The Center for Disease Control’s (CDC) Eviction Moratorium confirms President Reagan’s quip that a government program is the “nearest thing to eternal life we’ll ever see on this earth.” As explained in my prior post, the CDC issued an order in September 2020 “temporarily” halting residential evictions , reasoning that it was necessary to combat the spread of the coronavirus (COVID-19). That moratorium was originally set to expire on December 31, 2020, but Congress extended it by one month. Before that congressional extension expired, the CDC—now acting under the Biden administration—twice extended the moratorium, with the latter extension due to expire on June 30, 2021.
After repeatedly stating that he lacked the authority to extend the Eviction Moratorium again, President Biden caved into pressure from progressive Democrats and did exactly that earlier this month. The President doubted that the new extension would pass “constitutional muster” but was hopeful that the legal challenges would provide more time to distribute congressional funds for rental assistance.
Like the prior versions, the latest version of the Eviction Moratorium generally prohibits the evictions of a residential tenant who expects to earn $99,000 or less in 2021 (or $198,000 if filing jointly) and signs a declaration stating that he or she has lost income, applied for government assistance, and would likely become homeless or forced to move into a more crowded living situation if he or she was evicted. But, unlike prior versions, the latest one does not ban evictions nationwide. Instead, it applies in counties that are “experiencing substantial or high levels of community transmission of [COVID-19].” This latest version is set to expire on October 3, subject, of course, “to revision based on the changing public health landscape.”
The upshot is that the Eviction Moratorium is in effect for over 90 percent of the country and nearly all counties in Texas. Check this map to determine whether it applies to your property. The courts, however, are split on whether the Moratorium is legal. The Supreme Court has not ruled on it yet, but there are strong indications that most of the justices believe that the CDC lacks the authority to halt evictions. Here’s what you need to know about the latest extension: Continue Reading The CDC’s New Eviction Moratorium Extends the Uncertainty for Landlords and Tenants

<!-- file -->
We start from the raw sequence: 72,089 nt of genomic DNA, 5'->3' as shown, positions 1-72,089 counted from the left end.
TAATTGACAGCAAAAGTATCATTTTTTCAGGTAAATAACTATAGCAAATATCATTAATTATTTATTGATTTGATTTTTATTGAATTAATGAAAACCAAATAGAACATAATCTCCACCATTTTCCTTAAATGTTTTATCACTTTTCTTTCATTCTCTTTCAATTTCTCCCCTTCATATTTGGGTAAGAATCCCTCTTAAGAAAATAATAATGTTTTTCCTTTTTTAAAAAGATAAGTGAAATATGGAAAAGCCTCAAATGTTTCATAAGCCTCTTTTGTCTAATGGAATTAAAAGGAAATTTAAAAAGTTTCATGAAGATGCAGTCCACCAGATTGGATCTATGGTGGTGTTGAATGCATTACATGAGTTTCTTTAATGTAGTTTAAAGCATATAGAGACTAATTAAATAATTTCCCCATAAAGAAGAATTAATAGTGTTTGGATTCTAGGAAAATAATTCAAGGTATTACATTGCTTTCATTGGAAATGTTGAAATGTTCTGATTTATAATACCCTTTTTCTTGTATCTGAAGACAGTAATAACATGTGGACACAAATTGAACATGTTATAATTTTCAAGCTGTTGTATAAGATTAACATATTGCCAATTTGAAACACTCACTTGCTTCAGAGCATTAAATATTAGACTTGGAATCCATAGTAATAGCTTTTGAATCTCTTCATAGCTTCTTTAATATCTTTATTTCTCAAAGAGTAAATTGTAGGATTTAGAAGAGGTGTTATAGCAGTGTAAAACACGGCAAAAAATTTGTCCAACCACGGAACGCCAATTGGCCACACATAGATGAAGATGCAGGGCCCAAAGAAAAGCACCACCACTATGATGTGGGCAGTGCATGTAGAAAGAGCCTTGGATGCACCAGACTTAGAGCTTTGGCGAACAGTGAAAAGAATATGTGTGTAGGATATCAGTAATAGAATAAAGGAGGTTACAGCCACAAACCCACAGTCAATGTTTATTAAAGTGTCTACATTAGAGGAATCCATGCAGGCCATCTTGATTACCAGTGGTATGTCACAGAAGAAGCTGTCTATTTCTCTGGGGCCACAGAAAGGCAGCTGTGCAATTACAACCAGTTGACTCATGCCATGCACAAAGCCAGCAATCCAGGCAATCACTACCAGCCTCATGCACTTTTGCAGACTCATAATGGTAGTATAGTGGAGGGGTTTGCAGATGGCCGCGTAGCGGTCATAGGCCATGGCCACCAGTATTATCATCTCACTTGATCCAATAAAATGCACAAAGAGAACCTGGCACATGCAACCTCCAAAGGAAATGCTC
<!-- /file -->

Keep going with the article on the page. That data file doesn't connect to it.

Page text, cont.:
Grant Bux’s daughter Kathy “Kitten” Bux is quite the singer. She had her own record deal when she was 15 and hit it big when she became the executive producer of her fifth studio album at 26. But then, depending upon who you ask, Kitten had emotional and mental issues that prompted Grant to ask for a guardianship of Kitten. The Court decreed a guardianship; Grant is the guardian. Can a parent take over the responsibility for the physical and financial well-being of their adult child? If so, how, why and for how long? Continue Reading Guardianships in Texas and Your Adult Children
Andy Taylor’s seven-year-old son, Opie, discovers the fireworks that his father had purchased for Independence Day. He begins shooting them in a field behind their house. But Opie fails to extinguish one of the matches, which sets fire to the arid grass. Opie attempts to stomp it out but is unsuccessful. Terrified, he flees. The blaze continues to grow, spreading across the field to a nearby lumber yard. The fire consumes—and destroys—the lumber yard. Its owner looks to hold someone responsible, but is keenly aware that little boys lack the assets necessary to satisfy any judgment rendered against them. So the lumber yard’s owner considers suing Andy instead. Is Andy liable for his son’s negligence? Continue Reading Blame the Parents: Liability for Children’s Torts